A good practice is adding your target keyword to your subheading once, but only if it naturally fits in. I generally try to add the target keyword in either the first subheading or at the end of my blog posts.
It gives a small sign to Google that the content is focused on that topic, which adds to your overall on-page SEO efforts.
6. Optimize Meta Description
SERPs show a title and a description, which is typically a part of your content. If you don’t write a meta description, Google will fetch some relevant sections for your content to display in search results.
Meta Descriptions play a massive role in improving your rankings. If you are already ranking on page 1 but don’t see any traffic coming in, Meta descriptions could be a cause.
A proper meta description gives search engines and their users a clue about your content. Before the users click on a result, they read the title and the small description to judge which link is better.
Don’t skip writing a meta description for your blog posts. A clear, descriptive meta description will get you more clicks. A good practice is to include your target keyword in the meta description once.
You can use the Yoast SEO plugin, which prompts you to set a meta description for each post.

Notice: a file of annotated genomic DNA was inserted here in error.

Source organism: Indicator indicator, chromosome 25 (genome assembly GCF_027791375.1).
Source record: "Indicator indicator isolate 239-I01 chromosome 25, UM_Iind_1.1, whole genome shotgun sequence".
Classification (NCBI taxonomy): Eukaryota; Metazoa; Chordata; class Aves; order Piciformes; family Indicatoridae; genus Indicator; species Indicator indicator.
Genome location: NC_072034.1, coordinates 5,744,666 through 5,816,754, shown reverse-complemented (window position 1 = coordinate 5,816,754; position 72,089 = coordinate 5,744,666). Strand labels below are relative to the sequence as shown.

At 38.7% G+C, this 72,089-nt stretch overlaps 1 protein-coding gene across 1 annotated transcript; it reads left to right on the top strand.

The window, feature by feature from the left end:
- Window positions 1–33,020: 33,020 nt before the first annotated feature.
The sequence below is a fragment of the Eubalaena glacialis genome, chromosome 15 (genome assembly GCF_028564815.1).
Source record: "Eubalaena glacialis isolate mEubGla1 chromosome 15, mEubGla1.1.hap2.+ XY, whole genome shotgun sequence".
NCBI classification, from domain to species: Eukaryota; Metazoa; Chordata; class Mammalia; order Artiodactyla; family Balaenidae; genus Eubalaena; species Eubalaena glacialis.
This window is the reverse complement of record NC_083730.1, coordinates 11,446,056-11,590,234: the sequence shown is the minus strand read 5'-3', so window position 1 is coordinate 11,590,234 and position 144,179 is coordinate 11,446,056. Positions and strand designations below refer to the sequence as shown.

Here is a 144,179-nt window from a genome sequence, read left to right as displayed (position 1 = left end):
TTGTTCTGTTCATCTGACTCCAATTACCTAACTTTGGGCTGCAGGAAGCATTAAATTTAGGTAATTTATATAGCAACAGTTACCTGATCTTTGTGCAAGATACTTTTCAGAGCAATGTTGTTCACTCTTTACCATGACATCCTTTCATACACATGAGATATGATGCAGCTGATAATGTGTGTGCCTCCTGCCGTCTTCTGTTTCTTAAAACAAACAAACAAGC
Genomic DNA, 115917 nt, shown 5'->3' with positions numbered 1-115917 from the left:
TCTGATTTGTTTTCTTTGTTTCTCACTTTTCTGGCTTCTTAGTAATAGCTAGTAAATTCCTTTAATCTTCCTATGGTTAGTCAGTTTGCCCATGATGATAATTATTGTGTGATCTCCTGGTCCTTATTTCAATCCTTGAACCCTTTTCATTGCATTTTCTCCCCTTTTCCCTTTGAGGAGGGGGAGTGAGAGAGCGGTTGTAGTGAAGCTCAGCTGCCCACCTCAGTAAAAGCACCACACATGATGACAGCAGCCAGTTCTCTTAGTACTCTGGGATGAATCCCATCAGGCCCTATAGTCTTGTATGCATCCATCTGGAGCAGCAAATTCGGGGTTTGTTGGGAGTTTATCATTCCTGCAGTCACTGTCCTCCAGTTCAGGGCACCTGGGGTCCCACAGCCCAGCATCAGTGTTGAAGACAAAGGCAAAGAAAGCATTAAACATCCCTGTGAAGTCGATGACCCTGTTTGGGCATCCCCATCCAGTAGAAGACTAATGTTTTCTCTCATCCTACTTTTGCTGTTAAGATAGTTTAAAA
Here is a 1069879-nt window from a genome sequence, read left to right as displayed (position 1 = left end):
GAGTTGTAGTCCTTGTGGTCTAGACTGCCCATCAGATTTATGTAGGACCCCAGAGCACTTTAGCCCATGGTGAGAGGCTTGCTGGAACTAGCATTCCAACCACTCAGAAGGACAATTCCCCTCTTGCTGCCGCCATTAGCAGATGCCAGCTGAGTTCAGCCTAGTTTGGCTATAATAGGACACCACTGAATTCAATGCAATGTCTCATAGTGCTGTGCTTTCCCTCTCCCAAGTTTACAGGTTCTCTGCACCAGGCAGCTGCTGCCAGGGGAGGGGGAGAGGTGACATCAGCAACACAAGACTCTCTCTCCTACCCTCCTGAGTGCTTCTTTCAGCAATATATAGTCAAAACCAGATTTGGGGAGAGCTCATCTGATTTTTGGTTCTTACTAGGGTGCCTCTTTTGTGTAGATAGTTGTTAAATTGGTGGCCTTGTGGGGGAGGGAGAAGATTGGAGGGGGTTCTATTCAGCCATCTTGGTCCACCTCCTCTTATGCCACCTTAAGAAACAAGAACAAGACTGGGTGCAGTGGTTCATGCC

7. Optimize For Mobile Devices
SEO for mobile devices requires a few extra tweaks. With 58% of all searches starting from mobiles, you need to optimize your blog posts to perform better in mobile searches.
With the new mobile-first index and mobile-friendly update, Google clearly showed us it focuses on mobile users (pretty much more than desktop users).
So the bottom line is – you need to make your pages responsive on mobile devices. An excellent way to start is switching to a mobile-friendly theme, using the mobile cache (found in cache plugins like WP Rocket), and following Google’s mobile-friendly test guidelines.
A good thing about WordPress is you can implement AMP pages easily and quickly.
AMP pages are accelerated mobile pages that open extremely fast on mobile devices. You can use AMP for WP to implement AMP on your WordPress blog.
8. Optimize Image Alt Tags
Adding images to your posts can have a significant impact on your SEO. When you compare articles with zero images and posts with at least 1 image, you’ll see the one with images rank better.
But simply adding images won’t help that much to your SEO efforts. You need to optimize them too.